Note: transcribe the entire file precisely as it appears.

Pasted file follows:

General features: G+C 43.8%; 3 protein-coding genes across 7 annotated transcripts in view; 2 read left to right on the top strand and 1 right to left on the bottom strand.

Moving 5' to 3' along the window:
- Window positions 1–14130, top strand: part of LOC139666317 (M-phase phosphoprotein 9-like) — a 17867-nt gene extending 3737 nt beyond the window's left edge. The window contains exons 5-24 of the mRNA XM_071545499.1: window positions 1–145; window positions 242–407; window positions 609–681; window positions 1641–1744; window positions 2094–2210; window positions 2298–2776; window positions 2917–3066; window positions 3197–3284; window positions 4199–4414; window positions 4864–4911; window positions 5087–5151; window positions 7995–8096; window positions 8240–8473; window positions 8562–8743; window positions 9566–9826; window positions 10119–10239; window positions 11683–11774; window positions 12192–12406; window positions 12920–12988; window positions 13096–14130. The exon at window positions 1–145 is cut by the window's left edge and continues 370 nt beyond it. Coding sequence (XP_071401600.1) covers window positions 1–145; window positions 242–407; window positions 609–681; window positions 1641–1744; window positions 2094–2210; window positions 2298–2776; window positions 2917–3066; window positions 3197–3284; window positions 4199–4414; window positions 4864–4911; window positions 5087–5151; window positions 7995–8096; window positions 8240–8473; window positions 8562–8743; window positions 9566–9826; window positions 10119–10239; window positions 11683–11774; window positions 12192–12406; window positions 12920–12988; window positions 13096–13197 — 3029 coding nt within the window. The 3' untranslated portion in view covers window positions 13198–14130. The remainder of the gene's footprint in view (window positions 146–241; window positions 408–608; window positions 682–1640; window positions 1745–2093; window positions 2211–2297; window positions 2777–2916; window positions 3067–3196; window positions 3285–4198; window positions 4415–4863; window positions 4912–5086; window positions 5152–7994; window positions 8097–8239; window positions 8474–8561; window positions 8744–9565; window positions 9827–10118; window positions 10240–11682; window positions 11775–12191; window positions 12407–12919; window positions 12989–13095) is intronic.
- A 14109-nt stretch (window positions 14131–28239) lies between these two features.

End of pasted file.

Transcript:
General features: G+C 43.8%; 3 protein-coding genes across 7 annotated transcripts in view; 2 read left to right on the top strand and 1 right to left on the bottom strand.

Moving 5' to 3' along the window:
- Window positions 1–14130, top strand: part of LOC139666317 (M-phase phosphoprotein 9-like) — a 17867-nt gene extending 3737 nt beyond the window's left edge. The window contains exons 5-24 of the mRNA XM_071545499.1: window positions 1–145; window positions 242–407; window positions 609–681; window positions 1641–1744; window positions 2094–2210; window positions 2298–2776; window positions 2917–3066; window positions 3197–3284; window positions 4199–4414; window positions 4864–4911; window positions 5087–5151; window positions 7995–8096; window positions 8240–8473; window positions 8562–8743; window positions 9566–9826; window positions 10119–10239; window positions 11683–11774; window positions 12192–12406; window positions 12920–12988; window positions 13096–14130. The exon at window positions 1–145 is cut by the window's left edge and continues 370 nt beyond it. Coding sequence (XP_071401600.1) covers window positions 1–145; window positions 242–407; window positions 609–681; window positions 1641–1744; window positions 2094–2210; window positions 2298–2776; window positions 2917–3066; window positions 3197–3284; window positions 4199–4414; window positions 4864–4911; window positions 5087–5151; window positions 7995–8096; window positions 8240–8473; window positions 8562–8743; window positions 9566–9826; window positions 10119–10239; window positions 11683–11774; window positions 12192–12406; window positions 12920–12988; window positions 13096–13197 — 3029 coding nt within the window. The 3' untranslated portion in view covers window positions 13198–14130. The remainder of the gene's footprint in view (window positions 146–241; window positions 408–608; window positions 682–1640; window positions 1745–2093; window positions 2211–2297; window positions 2777–2916; window positions 3067–3196; window positions 3285–4198; window positions 4415–4863; window positions 4912–5086; window positions 5152–7994; window positions 8097–8239; window positions 8474–8561; window positions 8744–9565; window positions 9827–10118; window positions 10240–11682; window positions 11775–12191; window positions 12407–12919; window positions 12989–13095) is intronic.
- A 14109-nt stretch (window positions 14131–28239) lies between these two features.